Belfast Telegraph

With Christine in his corner, Carl Frampton can take on the world

By Kerry McKittrick

When Christine Dorrian walks down the aisle in October, it is entirely possible she will be saying 'I do' to a world boxing champion.

Within minutes of fiancé Carl Frampton's epic ninth round victory against Kiko Martinez at the Odyssey Arena in Belfast on Saturday night, he was embracing the young woman who has been loyally by his side as he's punched his way to the chance of making boxing history.

Now Carl is expected to be back in the ring in Belfast on May 11 for an International Boxing Federation world title eliminator.

Another win at the Odyssey and the next fight will be for the world title belt itself.

But what few of those who watched the pair kiss will be aware of is the extent to which Christine has supported her man.

After the celebrations, the couple will continue planning their wedding – where the best man will be Olympic medal-winning boxer Paddy Barnes – in their comfortable home in Lisburn with daughter Carla (2).

But their backgrounds were resolutely working class and – never easy in Northern Ireland – from either side of the divide.

Christine is a Catholic from Poleglass in west Belfast, while the new European superbantamweight champion is a Protestant from the staunchly loyalist Tigers Bay area in north Belfast.

The couple met in Kelly's nightclub in Portrush and it took the shy young boxer a full year to ask the criminology student out.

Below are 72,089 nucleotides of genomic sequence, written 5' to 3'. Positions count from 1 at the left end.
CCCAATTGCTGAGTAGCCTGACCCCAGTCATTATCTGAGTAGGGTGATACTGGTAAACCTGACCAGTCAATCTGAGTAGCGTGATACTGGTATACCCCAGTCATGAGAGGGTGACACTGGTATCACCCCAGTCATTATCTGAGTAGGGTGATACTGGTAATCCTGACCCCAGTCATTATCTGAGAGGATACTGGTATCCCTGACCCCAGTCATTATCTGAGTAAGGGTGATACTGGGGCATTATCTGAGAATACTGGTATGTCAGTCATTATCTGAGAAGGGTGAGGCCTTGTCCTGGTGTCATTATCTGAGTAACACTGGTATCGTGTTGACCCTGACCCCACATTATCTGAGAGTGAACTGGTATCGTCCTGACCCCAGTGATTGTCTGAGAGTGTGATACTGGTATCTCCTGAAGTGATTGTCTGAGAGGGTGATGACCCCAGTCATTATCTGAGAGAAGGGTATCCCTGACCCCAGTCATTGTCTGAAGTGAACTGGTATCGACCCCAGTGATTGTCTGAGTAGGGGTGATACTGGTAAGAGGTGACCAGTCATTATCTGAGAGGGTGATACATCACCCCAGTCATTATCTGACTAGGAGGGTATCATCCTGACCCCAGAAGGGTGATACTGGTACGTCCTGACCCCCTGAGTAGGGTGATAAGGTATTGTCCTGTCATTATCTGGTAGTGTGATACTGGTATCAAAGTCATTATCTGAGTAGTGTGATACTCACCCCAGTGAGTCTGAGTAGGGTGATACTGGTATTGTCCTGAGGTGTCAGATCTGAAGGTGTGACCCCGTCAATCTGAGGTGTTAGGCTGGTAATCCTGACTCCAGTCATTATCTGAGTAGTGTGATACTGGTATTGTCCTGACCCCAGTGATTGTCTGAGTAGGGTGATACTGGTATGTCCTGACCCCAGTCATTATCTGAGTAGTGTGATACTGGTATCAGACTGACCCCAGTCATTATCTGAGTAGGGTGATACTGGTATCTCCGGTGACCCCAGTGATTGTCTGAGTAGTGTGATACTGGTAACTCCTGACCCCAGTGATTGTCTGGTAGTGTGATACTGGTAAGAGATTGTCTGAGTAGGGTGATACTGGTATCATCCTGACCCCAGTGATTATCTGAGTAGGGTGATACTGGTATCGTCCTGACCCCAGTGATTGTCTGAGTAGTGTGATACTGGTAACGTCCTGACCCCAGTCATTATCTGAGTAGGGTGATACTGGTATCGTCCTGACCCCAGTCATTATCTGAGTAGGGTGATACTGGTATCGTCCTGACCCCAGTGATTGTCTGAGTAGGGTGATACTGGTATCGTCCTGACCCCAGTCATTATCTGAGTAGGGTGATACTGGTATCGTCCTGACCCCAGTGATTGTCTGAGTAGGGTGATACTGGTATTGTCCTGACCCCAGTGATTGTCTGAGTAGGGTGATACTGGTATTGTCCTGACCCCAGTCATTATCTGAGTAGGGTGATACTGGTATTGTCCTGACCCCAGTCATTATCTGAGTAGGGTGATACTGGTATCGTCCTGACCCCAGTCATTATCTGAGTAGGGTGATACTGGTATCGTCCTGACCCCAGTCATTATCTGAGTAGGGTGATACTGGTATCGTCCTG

At the time Carl was one of the top amateurs in Ireland and spent his time travelling to and from Dublin, earning nothing more than expenses.

"I was living off Christine's student loan and when we went out she was the one paying. It was embarrassing for me," said Carl.

Although Carl's financial woes ended when he turned professional in 2009, the couple's mutual dedication to his career has meant the tough times haven't ended.

To maintain his strict training regime, Carl (25) spends weeks at a time away from his family with former world champion Barry McGuigan and his son Shane in England. "When I go away I do feel that I'm being selfish, leaving the two of them behind," he admitted in a previous interview.

"Even the week of the fight when I'm back in Belfast, I stay in a hotel to stay focused on the fight, so I really admire the fact that Christine is prepared to stay alone."

Such enforced separation may not be easy, but Christine appreciates the pressures of Carl's job. She said: "I know we wouldn't have the things we do have if it wasn't for Carl's career.

"I know he's doing it for us. It's something we've had to talk through many, many times and we've come to an agreement that he comes home for a couple of days every few weeks just to see Carla," she added.

Many boxing spouses live and die with every punch that is thrown in the ring, and Christine is no exception. "It used to be that I was good at watching Carl fight, but it has got harder and harder," she explained.

"It's tougher now. I watch from behind my hands and it gets worse every time. Once that hand is raised, though, everything's all right."

Belfast Telegraph

Daily News Headlines Newsletter

Today's news headlines, directly to your inbox.


From Belfast Telegraph